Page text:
1
$\begingroup$

Reading this question on Math.SE, I tried the following Mathematica instructions

In[1]:= i1 = Integrate[1/Sqrt[1 + t^4], {t, 0, 1}];
        i2 = Integrate[Sec[u]^2/Sqrt[1 + Tan[u]^4], {u, 0, \[Pi]/4}];
        FullSimplify[i1 == i2]
        FullSimplify[i1 == i2] // N
Out[3]= Sqrt[\[Pi]] EllipticK[1/2] == 4 Gamma[5/4]^2
Out[4]= True

so, given that the two integrals are the same, apart from a change of variable, I ask: why Mathematica does not know?

$\endgroup$
2
$\begingroup$

Use FunctionExpand

$Version

(* "12.1.1 for Mac OS X x86 (64-bit) (June 19, 2020)" *)

Clear["Global`*"]

i1 = Integrate[1/Sqrt[1 + t^4], {t, 0, 1}]

(* (2 Gamma[5/4]^2)/Sqrt[π] *)

i2 = Integrate[Sec[u]^2/Sqrt[1 + Tan[u]^4], {u, 0, π/4}]

(* 1/2 EllipticK[1/2] *)

i1 == i2 // FunctionExpand // FullSimplify

(* True *)
| improve this answer | |
$\endgroup$
  • 1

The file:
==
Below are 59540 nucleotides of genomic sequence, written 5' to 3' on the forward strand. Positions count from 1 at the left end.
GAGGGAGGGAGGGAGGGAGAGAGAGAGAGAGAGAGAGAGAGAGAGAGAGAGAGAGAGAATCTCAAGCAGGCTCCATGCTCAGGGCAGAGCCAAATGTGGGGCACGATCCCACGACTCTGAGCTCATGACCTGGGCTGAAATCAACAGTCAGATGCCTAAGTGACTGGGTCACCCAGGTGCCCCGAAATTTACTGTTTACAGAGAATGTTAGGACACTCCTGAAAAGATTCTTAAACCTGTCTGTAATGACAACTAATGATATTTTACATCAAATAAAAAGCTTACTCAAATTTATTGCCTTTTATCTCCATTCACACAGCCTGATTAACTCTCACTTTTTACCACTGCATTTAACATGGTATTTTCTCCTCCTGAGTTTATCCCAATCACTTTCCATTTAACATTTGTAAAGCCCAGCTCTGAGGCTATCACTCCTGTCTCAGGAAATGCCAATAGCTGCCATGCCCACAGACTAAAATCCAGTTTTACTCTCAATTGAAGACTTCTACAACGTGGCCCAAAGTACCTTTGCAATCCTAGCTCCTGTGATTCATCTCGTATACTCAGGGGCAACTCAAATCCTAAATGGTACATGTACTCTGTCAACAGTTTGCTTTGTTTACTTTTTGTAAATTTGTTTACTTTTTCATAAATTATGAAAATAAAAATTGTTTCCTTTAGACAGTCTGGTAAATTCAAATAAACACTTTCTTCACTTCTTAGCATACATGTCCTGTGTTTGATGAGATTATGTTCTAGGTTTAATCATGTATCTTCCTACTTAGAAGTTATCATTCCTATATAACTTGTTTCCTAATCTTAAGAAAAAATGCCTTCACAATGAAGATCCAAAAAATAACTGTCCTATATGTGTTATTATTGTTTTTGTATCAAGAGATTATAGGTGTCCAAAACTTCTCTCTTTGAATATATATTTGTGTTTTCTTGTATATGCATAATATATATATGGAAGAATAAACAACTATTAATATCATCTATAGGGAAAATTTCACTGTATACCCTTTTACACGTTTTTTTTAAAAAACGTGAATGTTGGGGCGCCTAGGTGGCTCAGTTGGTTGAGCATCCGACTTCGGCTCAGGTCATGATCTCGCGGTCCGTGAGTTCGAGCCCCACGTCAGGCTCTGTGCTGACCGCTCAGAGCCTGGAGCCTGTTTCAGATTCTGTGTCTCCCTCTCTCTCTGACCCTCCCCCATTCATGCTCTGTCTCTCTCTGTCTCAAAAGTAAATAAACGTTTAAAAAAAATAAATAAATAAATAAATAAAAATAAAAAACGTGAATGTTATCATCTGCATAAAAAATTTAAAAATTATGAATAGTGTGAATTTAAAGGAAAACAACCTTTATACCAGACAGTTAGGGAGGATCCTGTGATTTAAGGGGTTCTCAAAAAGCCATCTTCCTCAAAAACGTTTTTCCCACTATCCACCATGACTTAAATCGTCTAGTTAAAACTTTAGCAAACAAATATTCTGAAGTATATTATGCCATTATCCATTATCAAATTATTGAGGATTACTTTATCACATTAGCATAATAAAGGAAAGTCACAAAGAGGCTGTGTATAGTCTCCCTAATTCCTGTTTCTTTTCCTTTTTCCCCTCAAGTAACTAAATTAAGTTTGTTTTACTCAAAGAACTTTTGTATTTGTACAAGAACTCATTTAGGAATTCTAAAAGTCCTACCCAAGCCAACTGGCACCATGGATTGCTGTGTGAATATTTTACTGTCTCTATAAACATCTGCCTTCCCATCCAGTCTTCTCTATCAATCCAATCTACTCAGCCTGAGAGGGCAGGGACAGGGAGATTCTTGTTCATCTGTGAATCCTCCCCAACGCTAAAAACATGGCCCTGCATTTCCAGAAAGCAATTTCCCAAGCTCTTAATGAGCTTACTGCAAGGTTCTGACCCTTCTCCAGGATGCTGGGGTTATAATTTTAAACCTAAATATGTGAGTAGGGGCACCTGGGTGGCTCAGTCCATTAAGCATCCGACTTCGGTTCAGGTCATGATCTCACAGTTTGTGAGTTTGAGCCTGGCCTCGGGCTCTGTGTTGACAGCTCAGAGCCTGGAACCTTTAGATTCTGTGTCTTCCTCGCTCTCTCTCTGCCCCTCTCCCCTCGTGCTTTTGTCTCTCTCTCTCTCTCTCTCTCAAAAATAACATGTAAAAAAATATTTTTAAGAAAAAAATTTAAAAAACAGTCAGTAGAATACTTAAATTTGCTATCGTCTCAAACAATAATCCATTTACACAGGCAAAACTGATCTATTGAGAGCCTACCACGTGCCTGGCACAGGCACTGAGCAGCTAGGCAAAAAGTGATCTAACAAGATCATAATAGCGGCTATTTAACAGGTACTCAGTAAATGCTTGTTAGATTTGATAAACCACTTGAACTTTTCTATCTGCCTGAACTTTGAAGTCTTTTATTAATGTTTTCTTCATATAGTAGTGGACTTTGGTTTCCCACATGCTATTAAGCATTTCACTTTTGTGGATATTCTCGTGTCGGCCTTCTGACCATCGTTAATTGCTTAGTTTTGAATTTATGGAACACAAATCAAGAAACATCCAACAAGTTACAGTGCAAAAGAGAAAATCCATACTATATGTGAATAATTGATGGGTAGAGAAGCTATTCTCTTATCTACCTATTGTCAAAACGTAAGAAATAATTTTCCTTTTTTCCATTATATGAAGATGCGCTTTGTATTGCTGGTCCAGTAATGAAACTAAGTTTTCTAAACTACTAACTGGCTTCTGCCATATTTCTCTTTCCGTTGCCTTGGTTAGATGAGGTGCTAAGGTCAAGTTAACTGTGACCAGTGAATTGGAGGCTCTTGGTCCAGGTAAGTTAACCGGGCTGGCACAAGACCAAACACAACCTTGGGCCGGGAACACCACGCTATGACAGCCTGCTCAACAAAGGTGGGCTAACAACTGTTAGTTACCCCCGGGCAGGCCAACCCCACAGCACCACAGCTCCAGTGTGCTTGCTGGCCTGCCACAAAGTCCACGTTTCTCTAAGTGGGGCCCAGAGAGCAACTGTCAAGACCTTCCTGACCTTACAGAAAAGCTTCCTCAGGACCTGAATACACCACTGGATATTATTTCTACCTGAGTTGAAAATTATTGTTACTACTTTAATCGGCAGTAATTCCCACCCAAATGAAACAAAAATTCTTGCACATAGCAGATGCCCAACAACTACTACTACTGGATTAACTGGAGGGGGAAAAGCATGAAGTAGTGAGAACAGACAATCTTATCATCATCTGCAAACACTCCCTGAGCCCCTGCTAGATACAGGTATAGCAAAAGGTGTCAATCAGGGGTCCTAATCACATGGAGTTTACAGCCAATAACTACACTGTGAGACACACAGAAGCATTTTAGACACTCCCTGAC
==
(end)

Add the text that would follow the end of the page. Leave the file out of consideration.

$\begingroup$ I didn't know about FunctionExpand. Help page says: FunctionExpand is automatically called by FullSimplify, so why it is needed? $\endgroup$ – enzotib Aug 3 at 17:23
  • 2
    $\begingroup$ Presumably, FullSimplify's algorithms did not recognize this as a situation for which FunctionExpand was appropriate or, if it took that path, it concluded that it was getting worse rather than better before getting to the desired result. In any event, explicitly specifying FunctionExpand helped it find the right path. In general, you cannot assume that FullSimplify tried all possible approaches and when you are not getting the result that you expect, you should try and help it. The See Also section of documentation (for FullSimplify in this case) can provide useful hints. $\endgroup$ – Bob Hanlon Aug 3 at 17:38

Your Answer

By clicking “Post Your Answer”, you agree to our terms of service, privacy policy and cookie policy

Not the answer you're looking for? Browse other questions tagged or ask your own question.